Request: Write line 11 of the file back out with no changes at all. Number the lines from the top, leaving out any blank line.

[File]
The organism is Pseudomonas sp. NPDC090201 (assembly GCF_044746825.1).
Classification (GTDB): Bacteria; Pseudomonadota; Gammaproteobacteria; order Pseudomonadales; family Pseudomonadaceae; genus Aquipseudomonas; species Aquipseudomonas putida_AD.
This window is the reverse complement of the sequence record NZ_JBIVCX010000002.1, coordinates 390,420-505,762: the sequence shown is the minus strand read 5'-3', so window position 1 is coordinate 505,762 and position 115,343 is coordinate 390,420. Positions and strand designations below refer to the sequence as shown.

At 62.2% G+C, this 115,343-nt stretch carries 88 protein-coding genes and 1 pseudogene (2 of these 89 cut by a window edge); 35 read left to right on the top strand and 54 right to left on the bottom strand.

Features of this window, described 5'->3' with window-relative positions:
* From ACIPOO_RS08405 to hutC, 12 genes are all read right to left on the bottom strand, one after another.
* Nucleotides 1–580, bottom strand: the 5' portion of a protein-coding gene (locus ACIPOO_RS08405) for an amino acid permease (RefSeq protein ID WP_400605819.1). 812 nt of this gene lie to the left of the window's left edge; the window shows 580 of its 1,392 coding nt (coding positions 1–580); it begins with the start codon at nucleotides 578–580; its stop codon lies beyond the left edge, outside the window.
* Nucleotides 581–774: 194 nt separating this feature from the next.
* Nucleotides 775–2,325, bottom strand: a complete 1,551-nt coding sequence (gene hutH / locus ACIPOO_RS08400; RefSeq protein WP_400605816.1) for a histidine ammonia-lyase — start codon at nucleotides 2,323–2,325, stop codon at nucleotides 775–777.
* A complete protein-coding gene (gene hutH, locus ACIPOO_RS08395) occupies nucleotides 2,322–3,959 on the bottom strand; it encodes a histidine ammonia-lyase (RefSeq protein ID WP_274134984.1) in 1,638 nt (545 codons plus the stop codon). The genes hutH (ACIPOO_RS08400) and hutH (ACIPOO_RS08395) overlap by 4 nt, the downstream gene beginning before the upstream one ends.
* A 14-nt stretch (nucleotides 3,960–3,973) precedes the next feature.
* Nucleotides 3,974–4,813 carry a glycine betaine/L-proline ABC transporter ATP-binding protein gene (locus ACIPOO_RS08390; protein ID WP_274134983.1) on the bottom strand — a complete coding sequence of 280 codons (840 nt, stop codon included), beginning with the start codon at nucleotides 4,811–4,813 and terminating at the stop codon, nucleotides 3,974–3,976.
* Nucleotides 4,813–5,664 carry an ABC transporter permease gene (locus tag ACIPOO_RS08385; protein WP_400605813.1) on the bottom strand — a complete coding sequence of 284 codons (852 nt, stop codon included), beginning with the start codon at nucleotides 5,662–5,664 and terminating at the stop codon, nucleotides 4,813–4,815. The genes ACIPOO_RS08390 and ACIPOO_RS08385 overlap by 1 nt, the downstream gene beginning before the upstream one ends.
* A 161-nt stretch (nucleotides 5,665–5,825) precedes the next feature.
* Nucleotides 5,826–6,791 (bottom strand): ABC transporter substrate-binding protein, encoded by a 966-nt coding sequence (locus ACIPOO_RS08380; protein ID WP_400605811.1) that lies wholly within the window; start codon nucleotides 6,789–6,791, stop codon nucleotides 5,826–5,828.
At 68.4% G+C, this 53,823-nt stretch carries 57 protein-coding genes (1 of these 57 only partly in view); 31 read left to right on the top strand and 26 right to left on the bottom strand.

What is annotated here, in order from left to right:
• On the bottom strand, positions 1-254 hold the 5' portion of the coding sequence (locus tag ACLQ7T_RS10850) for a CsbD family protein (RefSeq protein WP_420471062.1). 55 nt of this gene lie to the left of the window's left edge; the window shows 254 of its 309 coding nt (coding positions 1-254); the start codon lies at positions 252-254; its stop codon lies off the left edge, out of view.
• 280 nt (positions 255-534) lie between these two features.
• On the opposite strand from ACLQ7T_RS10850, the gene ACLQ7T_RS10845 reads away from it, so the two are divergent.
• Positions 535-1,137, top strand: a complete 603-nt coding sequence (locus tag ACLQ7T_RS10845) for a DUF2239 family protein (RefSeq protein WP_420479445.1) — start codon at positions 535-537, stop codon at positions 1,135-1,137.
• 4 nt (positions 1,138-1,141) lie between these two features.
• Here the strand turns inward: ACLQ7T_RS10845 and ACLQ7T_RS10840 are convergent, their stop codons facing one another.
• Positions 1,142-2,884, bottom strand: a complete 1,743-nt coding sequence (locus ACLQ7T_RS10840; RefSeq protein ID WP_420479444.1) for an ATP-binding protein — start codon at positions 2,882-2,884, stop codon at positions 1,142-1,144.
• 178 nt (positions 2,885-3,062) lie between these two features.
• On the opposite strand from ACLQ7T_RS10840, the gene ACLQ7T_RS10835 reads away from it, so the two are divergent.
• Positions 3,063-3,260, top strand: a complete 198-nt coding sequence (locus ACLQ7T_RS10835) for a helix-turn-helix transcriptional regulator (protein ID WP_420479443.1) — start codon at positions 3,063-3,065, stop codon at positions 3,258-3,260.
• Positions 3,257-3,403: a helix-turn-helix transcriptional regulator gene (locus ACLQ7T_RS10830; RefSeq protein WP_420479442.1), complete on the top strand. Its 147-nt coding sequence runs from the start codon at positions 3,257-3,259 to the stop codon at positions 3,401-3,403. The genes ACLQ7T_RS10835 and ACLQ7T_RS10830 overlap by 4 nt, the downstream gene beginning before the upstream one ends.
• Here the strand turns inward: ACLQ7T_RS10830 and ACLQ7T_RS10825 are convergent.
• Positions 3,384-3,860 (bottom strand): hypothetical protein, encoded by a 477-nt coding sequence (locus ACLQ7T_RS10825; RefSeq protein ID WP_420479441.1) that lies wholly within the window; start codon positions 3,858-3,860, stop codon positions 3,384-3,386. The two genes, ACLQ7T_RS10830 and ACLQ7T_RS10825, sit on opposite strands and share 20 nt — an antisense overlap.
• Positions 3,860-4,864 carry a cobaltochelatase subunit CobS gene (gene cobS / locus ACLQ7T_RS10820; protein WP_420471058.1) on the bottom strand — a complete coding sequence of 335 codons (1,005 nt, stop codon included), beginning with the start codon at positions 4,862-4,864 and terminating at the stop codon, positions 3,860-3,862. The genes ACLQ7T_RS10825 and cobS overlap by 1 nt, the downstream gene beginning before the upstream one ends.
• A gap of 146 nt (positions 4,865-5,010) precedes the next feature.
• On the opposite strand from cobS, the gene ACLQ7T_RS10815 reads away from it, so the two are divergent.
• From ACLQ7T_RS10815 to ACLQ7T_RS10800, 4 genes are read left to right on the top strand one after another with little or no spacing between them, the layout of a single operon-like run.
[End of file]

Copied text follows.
* A 14-nt stretch (nucleotides 3,960–3,973) precedes the next feature.